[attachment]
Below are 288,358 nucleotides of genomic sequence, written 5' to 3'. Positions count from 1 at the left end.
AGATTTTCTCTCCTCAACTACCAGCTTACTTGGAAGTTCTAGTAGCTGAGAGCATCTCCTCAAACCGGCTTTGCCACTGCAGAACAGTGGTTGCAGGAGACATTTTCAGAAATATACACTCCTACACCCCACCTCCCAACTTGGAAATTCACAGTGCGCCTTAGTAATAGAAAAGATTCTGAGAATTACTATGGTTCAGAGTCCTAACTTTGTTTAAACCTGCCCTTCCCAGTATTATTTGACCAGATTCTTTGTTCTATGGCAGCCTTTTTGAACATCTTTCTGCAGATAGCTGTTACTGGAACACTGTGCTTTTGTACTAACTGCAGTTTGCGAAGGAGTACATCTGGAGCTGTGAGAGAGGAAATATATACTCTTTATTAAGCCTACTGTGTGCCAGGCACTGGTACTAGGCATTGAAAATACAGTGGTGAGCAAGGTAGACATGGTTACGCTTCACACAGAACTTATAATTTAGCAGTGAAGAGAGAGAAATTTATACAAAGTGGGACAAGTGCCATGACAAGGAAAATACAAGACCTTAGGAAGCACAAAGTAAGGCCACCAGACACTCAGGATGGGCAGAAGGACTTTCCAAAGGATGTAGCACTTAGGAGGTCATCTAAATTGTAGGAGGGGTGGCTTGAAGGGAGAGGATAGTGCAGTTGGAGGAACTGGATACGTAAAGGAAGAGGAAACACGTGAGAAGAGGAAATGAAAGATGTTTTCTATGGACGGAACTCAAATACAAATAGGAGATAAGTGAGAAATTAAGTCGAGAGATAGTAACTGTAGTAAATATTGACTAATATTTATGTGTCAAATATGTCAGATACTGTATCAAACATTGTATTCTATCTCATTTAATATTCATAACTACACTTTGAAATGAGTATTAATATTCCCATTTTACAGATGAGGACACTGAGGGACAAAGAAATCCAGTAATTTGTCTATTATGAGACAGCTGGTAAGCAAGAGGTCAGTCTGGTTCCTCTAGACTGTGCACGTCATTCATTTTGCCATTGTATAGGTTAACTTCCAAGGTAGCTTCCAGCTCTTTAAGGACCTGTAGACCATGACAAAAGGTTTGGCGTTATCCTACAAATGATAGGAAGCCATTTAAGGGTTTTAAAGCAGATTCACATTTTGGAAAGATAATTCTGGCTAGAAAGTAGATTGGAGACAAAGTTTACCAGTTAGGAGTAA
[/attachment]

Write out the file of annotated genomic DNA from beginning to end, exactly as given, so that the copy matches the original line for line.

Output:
Below are 288,358 nucleotides of genomic sequence, written 5' to 3'. Positions count from 1 at the left end.
AGATTTTCTCTCCTCAACTACCAGCTTACTTGGAAGTTCTAGTAGCTGAGAGCATCTCCTCAAACCGGCTTTGCCACTGCAGAACAGTGGTTGCAGGAGACATTTTCAGAAATATACACTCCTACACCCCACCTCCCAACTTGGAAATTCACAGTGCGCCTTAGTAATAGAAAAGATTCTGAGAATTACTATGGTTCAGAGTCCTAACTTTGTTTAAACCTGCCCTTCCCAGTATTATTTGACCAGATTCTTTGTTCTATGGCAGCCTTTTTGAACATCTTTCTGCAGATAGCTGTTACTGGAACACTGTGCTTTTGTACTAACTGCAGTTTGCGAAGGAGTACATCTGGAGCTGTGAGAGAGGAAATATATACTCTTTATTAAGCCTACTGTGTGCCAGGCACTGGTACTAGGCATTGAAAATACAGTGGTGAGCAAGGTAGACATGGTTACGCTTCACACAGAACTTATAATTTAGCAGTGAAGAGAGAGAAATTTATACAAAGTGGGACAAGTGCCATGACAAGGAAAATACAAGACCTTAGGAAGCACAAAGTAAGGCCACCAGACACTCAGGATGGGCAGAAGGACTTTCCAAAGGATGTAGCACTTAGGAGGTCATCTAAATTGTAGGAGGGGTGGCTTGAAGGGAGAGGATAGTGCAGTTGGAGGAACTGGATACGTAAAGGAAGAGGAAACACGTGAGAAGAGGAAATGAAAGATGTTTTCTATGGACGGAACTCAAATACAAATAGGAGATAAGTGAGAAATTAAGTCGAGAGATAGTAACTGTAGTAAATATTGACTAATATTTATGTGTCAAATATGTCAGATACTGTATCAAACATTGTATTCTATCTCATTTAATATTCATAACTACACTTTGAAATGAGTATTAATATTCCCATTTTACAGATGAGGACACTGAGGGACAAAGAAATCCAGTAATTTGTCTATTATGAGACAGCTGGTAAGCAAGAGGTCAGTCTGGTTCCTCTAGACTGTGCACGTCATTCATTTTGCCATTGTATAGGTTAACTTCCAAGGTAGCTTCCAGCTCTTTAAGGACCTGTAGACCATGACAAAAGGTTTGGCGTTATCCTACAAATGATAGGAAGCCATTTAAGGGTTTTAAAGCAGATTCACATTTTGGAAAGATAATTCTGGCTAGAAAGTAGATTGGAGACAAAGTTTACCAGTTAGGAGTAA